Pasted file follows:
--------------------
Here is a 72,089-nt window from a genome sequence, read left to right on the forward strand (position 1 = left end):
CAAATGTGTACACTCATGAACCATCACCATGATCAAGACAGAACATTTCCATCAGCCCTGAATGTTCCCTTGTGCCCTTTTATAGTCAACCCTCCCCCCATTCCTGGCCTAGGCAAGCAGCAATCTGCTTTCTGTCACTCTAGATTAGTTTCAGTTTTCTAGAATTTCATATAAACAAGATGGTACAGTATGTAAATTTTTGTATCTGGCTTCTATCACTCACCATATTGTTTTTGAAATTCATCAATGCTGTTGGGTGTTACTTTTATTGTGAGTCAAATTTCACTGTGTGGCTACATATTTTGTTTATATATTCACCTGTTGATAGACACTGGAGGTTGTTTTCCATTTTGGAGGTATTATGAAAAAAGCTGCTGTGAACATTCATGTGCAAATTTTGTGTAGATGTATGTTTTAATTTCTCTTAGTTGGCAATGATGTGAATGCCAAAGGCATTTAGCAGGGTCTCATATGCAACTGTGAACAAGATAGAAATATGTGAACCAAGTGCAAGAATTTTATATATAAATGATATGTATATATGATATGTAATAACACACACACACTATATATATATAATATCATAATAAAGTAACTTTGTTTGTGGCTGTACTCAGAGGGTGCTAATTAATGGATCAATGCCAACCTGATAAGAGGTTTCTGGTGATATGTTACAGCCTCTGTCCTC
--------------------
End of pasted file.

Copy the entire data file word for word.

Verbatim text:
Here is a 72,089-nt window from a genome sequence, read left to right on the forward strand (position 1 = left end):
CAAATGTGTACACTCATGAACCATCACCATGATCAAGACAGAACATTTCCATCAGCCCTGAATGTTCCCTTGTGCCCTTTTATAGTCAACCCTCCCCCCATTCCTGGCCTAGGCAAGCAGCAATCTGCTTTCTGTCACTCTAGATTAGTTTCAGTTTTCTAGAATTTCATATAAACAAGATGGTACAGTATGTAAATTTTTGTATCTGGCTTCTATCACTCACCATATTGTTTTTGAAATTCATCAATGCTGTTGGGTGTTACTTTTATTGTGAGTCAAATTTCACTGTGTGGCTACATATTTTGTTTATATATTCACCTGTTGATAGACACTGGAGGTTGTTTTCCATTTTGGAGGTATTATGAAAAAAGCTGCTGTGAACATTCATGTGCAAATTTTGTGTAGATGTATGTTTTAATTTCTCTTAGTTGGCAATGATGTGAATGCCAAAGGCATTTAGCAGGGTCTCATATGCAACTGTGAACAAGATAGAAATATGTGAACCAAGTGCAAGAATTTTATATATAAATGATATGTATATATGATATGTAATAACACACACACACTATATATATATAATATCATAATAAAGTAACTTTGTTTGTGGCTGTACTCAGAGGGTGCTAATTAATGGATCAATGCCAACCTGATAAGAGGTTTCTGGTGATATGTTACAGCCTCTGTCCTC